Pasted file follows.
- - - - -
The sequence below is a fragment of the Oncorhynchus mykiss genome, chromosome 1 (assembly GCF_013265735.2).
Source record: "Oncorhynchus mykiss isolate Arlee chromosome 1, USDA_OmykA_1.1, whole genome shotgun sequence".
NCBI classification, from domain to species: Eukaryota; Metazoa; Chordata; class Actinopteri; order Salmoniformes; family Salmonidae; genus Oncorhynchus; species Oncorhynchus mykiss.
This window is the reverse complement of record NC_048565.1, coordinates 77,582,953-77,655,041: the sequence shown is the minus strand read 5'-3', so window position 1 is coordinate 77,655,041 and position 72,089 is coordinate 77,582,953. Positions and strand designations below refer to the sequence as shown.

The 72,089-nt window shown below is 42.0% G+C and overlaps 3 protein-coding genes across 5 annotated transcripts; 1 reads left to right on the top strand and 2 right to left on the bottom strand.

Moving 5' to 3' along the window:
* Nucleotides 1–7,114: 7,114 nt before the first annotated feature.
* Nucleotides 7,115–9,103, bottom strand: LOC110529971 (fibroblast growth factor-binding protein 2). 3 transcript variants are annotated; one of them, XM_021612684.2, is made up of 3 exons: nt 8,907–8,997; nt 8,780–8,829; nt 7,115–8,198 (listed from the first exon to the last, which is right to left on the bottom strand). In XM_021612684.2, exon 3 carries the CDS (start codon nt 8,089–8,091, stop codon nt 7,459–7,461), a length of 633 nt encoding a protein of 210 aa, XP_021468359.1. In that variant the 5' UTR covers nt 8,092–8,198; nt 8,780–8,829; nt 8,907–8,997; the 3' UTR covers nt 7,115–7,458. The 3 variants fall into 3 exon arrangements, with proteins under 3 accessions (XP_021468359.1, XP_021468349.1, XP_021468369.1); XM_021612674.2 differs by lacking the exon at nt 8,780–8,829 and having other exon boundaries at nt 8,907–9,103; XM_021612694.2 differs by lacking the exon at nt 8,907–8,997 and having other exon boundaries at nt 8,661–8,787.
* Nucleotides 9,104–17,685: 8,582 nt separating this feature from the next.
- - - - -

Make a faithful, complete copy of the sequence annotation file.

The sequence below is a fragment of the Oncorhynchus mykiss genome, chromosome 1 (assembly GCF_013265735.2).
Source record: "Oncorhynchus mykiss isolate Arlee chromosome 1, USDA_OmykA_1.1, whole genome shotgun sequence".
NCBI classification, from domain to species: Eukaryota; Metazoa; Chordata; class Actinopteri; order Salmoniformes; family Salmonidae; genus Oncorhynchus; species Oncorhynchus mykiss.
This window is the reverse complement of record NC_048565.1, coordinates 77,582,953-77,655,041: the sequence shown is the minus strand read 5'-3', so window position 1 is coordinate 77,655,041 and position 72,089 is coordinate 77,582,953. Positions and strand designations below refer to the sequence as shown.

The 72,089-nt window shown below is 42.0% G+C and overlaps 3 protein-coding genes across 5 annotated transcripts; 1 reads left to right on the top strand and 2 right to left on the bottom strand.

Moving 5' to 3' along the window:
* Nucleotides 1–7,114: 7,114 nt before the first annotated feature.
* Nucleotides 7,115–9,103, bottom strand: LOC110529971 (fibroblast growth factor-binding protein 2). 3 transcript variants are annotated; one of them, XM_021612684.2, is made up of 3 exons: nt 8,907–8,997; nt 8,780–8,829; nt 7,115–8,198 (listed from the first exon to the last, which is right to left on the bottom strand). In XM_021612684.2, exon 3 carries the CDS (start codon nt 8,089–8,091, stop codon nt 7,459–7,461), a length of 633 nt encoding a protein of 210 aa, XP_021468359.1. In that variant the 5' UTR covers nt 8,092–8,198; nt 8,780–8,829; nt 8,907–8,997; the 3' UTR covers nt 7,115–7,458. The 3 variants fall into 3 exon arrangements, with proteins under 3 accessions (XP_021468359.1, XP_021468349.1, XP_021468369.1); XM_021612674.2 differs by lacking the exon at nt 8,780–8,829 and having other exon boundaries at nt 8,907–9,103; XM_021612694.2 differs by lacking the exon at nt 8,907–8,997 and having other exon boundaries at nt 8,661–8,787.
* Nucleotides 9,104–17,685: 8,582 nt separating this feature from the next.